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Pound-Dollar Rate Supported after Fed Prompts Reverse Taper Tantrum

- GBP/USD elevated near 1.39 following USD declines
- After Fed gives with one hand & takes with the other
- Sees EUR, JPY & CHF low yielders outperform risk FX
- QE taper call may take until November’s Fed decision

Fed July FOMC meeting

Above: Chair Powell participates in the virtual Federal Open Market Committee (FOMC) press conference on July 28, 2021.

  • GBP/USD reference rates at publication:
  • Spot: 1.3933
  • Bank transfers (indicative guide): 1.3545-1.3643
  • Money transfer specialist rates (indicative): 1.3808-1.3835
  • More information on securing specialist rates, here
  • Set up an exchange rate alert, here

The Pound-to-Dollar exchange rate entered the penultimate session of the week probing the 1.39 handle following overnight Dollar declines that came after Federal Reserve Chairman Jerome Powell took with one hand what the bank itself had previously appeared to give with the other.

Dollar exchange rates had rallied following Wednesday’s Federal Reserve (Fed) monetary policy decision but were quick to reverse onto a southbound highway by the time that Chairman Jerome Powell got to taking questions from reporters in the press conference just more than half hour later.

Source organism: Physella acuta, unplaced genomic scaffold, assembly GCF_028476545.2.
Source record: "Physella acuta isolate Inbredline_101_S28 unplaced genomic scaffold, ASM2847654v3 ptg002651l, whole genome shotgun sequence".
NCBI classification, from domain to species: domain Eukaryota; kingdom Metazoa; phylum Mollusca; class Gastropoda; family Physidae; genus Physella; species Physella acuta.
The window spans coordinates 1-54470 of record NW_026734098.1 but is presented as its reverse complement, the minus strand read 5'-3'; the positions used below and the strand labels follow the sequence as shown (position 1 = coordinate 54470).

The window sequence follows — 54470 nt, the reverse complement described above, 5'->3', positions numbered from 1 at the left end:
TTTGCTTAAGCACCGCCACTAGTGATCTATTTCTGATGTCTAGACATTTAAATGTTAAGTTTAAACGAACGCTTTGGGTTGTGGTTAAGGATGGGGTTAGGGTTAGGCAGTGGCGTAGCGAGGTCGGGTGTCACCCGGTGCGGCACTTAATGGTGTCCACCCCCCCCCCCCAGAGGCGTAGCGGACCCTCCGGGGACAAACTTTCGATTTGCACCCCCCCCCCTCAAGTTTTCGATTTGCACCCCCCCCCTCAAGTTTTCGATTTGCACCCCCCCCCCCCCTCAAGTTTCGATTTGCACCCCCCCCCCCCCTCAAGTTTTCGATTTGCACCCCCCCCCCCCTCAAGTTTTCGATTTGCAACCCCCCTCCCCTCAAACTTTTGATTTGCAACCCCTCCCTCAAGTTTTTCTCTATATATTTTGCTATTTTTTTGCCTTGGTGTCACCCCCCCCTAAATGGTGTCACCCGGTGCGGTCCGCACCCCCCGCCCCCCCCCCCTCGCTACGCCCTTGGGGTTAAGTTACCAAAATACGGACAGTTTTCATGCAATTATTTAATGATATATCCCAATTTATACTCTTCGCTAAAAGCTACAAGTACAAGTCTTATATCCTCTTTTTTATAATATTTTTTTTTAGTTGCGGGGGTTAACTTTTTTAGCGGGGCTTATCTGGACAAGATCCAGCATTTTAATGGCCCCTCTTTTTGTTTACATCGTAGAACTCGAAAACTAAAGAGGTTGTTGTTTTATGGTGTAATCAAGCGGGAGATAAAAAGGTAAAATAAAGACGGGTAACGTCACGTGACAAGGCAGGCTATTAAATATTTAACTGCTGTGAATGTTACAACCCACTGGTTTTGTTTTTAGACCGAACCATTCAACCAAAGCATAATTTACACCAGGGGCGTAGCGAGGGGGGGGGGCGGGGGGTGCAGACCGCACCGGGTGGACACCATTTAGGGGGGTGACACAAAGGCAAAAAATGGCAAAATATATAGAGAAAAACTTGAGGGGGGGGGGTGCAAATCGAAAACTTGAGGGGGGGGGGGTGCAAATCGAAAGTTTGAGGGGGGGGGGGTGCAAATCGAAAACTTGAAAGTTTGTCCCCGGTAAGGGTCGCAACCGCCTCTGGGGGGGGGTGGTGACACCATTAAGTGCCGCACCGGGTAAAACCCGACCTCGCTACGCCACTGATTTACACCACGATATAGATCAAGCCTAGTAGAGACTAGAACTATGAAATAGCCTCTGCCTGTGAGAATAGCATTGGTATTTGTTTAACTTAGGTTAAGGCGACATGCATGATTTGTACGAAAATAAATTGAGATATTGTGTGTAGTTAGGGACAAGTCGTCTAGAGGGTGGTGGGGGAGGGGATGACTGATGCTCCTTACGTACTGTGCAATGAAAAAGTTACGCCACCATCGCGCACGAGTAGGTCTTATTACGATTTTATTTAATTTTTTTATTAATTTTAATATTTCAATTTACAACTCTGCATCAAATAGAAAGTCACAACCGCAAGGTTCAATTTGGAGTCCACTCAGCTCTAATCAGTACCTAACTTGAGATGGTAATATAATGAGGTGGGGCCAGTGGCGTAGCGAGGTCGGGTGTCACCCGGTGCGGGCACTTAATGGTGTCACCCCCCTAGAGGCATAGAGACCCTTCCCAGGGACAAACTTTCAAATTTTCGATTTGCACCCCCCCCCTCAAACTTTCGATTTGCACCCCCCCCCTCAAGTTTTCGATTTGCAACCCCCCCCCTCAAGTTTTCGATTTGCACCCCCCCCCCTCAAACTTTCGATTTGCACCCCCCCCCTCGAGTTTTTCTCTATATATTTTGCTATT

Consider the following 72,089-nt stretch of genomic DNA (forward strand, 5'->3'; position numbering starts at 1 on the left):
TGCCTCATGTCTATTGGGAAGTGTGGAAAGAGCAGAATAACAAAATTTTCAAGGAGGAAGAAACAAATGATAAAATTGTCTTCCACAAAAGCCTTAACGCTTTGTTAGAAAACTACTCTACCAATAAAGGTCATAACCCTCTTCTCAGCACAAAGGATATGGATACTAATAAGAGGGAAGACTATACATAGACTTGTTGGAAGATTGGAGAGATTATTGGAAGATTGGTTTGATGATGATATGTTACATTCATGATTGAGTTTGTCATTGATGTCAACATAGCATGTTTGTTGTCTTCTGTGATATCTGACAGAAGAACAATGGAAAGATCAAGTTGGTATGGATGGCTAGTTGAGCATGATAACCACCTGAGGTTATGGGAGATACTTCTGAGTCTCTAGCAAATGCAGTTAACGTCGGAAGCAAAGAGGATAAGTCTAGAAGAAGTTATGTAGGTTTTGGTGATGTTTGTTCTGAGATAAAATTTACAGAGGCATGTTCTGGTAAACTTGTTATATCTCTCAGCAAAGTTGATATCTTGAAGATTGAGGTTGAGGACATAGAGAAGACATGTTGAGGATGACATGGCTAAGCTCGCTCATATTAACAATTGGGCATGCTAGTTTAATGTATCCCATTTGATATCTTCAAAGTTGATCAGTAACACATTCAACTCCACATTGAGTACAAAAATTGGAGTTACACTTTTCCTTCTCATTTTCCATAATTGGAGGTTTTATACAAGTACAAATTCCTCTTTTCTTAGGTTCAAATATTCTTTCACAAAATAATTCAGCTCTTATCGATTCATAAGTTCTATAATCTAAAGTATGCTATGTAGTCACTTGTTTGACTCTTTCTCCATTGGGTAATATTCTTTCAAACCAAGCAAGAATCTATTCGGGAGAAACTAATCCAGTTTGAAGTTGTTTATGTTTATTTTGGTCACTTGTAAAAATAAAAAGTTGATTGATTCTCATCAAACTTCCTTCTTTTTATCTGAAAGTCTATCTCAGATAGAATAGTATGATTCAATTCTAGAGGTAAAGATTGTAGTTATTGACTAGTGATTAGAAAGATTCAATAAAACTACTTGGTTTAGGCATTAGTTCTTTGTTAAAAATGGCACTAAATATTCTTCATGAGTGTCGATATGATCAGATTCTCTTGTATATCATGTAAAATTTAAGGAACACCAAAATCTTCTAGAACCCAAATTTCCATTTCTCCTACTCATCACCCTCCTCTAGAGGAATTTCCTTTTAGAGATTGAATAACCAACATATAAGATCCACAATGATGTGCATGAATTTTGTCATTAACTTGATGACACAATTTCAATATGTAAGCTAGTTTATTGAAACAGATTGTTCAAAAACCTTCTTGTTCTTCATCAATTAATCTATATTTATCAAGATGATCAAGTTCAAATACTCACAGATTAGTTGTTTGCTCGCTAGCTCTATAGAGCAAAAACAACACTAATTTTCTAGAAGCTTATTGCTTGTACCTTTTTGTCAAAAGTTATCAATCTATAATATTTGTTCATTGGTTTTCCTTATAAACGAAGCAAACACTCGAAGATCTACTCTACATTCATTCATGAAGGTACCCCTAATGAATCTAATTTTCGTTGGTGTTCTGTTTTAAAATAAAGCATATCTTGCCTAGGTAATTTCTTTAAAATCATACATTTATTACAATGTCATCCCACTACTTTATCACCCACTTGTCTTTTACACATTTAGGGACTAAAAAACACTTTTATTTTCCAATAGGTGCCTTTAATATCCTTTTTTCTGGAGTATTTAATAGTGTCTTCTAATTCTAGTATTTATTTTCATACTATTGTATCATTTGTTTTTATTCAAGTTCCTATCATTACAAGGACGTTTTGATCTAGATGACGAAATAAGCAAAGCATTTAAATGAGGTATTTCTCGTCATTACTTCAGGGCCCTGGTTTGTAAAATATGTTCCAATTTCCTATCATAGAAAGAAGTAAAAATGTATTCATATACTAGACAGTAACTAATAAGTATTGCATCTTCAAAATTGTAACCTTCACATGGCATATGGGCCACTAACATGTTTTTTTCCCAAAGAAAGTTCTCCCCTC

“So what would substantial further progress mean? I’d say we have some ground to cover on the labour market side. I think we’re some way away from having had substantial further progress toward the maximum employment goal. I would want to see some strong job numbers and that’s kind of the idea,” Chairman Powell told Steve Liesman of CNBC News in the press conference following Wednesday’s decision.

GBPUSD hourly

Above: Pound-to-Dollar rate shown at hourly intervals alongside EUR/USD and AUD/USD.

The Dollar was already paring its earlier rally before Powell began to take questions but the mere tempering of earlier gains turned to a modest sell-off for the greenback and a rally for some other currencies soon after the Federal Open Market Committee Chairman’s words pulled a rug from under the feet of those who’d chased the U.S. unit higher following the bank’s formal policy decision.

“Last December, the Committee indicated that it would continue to increase its holdings of Treasury securities by at least $80 billion per month and of agency mortgage‑backed securities by at least $40 billion per month until substantial further progress has been made toward its maximum employment and price stability goals. Since then the economy has made progress toward these goals, and the Committee will continue to assess progress in coming meetings,” the statement reads, in reference to the Fed’s $120BN per month quantitative easing programme.

Driving price action was seemingly the ebb and flow of evolving expectations around when the Fed is likely to announce a plan to begin winding down its bond buying programme in what would be a precursor policy step toward an eventual interest rate rise.